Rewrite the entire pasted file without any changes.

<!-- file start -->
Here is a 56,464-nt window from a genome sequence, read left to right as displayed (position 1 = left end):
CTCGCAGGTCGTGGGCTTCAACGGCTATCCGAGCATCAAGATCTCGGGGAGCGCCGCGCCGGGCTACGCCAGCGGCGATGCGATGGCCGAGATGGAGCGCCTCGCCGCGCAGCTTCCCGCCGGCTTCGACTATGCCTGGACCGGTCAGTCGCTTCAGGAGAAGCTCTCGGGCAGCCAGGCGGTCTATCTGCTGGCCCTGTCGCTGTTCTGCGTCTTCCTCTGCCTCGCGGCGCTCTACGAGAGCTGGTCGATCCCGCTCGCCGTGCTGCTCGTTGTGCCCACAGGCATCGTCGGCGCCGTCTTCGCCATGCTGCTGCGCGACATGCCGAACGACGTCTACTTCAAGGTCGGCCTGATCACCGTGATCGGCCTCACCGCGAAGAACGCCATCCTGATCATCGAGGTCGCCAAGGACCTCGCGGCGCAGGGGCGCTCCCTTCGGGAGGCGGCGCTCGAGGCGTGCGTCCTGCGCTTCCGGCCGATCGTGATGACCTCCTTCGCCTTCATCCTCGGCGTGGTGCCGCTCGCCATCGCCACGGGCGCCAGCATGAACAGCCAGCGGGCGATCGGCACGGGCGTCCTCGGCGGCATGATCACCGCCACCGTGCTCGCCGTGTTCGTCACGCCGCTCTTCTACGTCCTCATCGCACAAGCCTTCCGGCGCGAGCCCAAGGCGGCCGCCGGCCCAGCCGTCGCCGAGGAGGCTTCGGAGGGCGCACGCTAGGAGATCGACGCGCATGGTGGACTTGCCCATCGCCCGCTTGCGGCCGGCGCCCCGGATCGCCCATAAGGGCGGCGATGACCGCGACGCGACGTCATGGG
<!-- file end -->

Here is a 56,464-nt window from a genome sequence, read left to right as displayed (position 1 = left end):
CTCGCAGGTCGTGGGCTTCAACGGCTATCCGAGCATCAAGATCTCGGGGAGCGCCGCGCCGGGCTACGCCAGCGGCGATGCGATGGCCGAGATGGAGCGCCTCGCCGCGCAGCTTCCCGCCGGCTTCGACTATGCCTGGACCGGTCAGTCGCTTCAGGAGAAGCTCTCGGGCAGCCAGGCGGTCTATCTGCTGGCCCTGTCGCTGTTCTGCGTCTTCCTCTGCCTCGCGGCGCTCTACGAGAGCTGGTCGATCCCGCTCGCCGTGCTGCTCGTTGTGCCCACAGGCATCGTCGGCGCCGTCTTCGCCATGCTGCTGCGCGACATGCCGAACGACGTCTACTTCAAGGTCGGCCTGATCACCGTGATCGGCCTCACCGCGAAGAACGCCATCCTGATCATCGAGGTCGCCAAGGACCTCGCGGCGCAGGGGCGCTCCCTTCGGGAGGCGGCGCTCGAGGCGTGCGTCCTGCGCTTCCGGCCGATCGTGATGACCTCCTTCGCCTTCATCCTCGGCGTGGTGCCGCTCGCCATCGCCACGGGCGCCAGCATGAACAGCCAGCGGGCGATCGGCACGGGCGTCCTCGGCGGCATGATCACCGCCACCGTGCTCGCCGTGTTCGTCACGCCGCTCTTCTACGTCCTCATCGCACAAGCCTTCCGGCGCGAGCCCAAGGCGGCCGCCGGCCCAGCCGTCGCCGAGGAGGCTTCGGAGGGCGCACGCTAGGAGATCGACGCGCATGGTGGACTTGCCCATCGCCCGCTTGCGGCCGGCGCCCCGGATCGCCCATAAGGGCGGCGATGACCGCGACGCGACGTCATGGG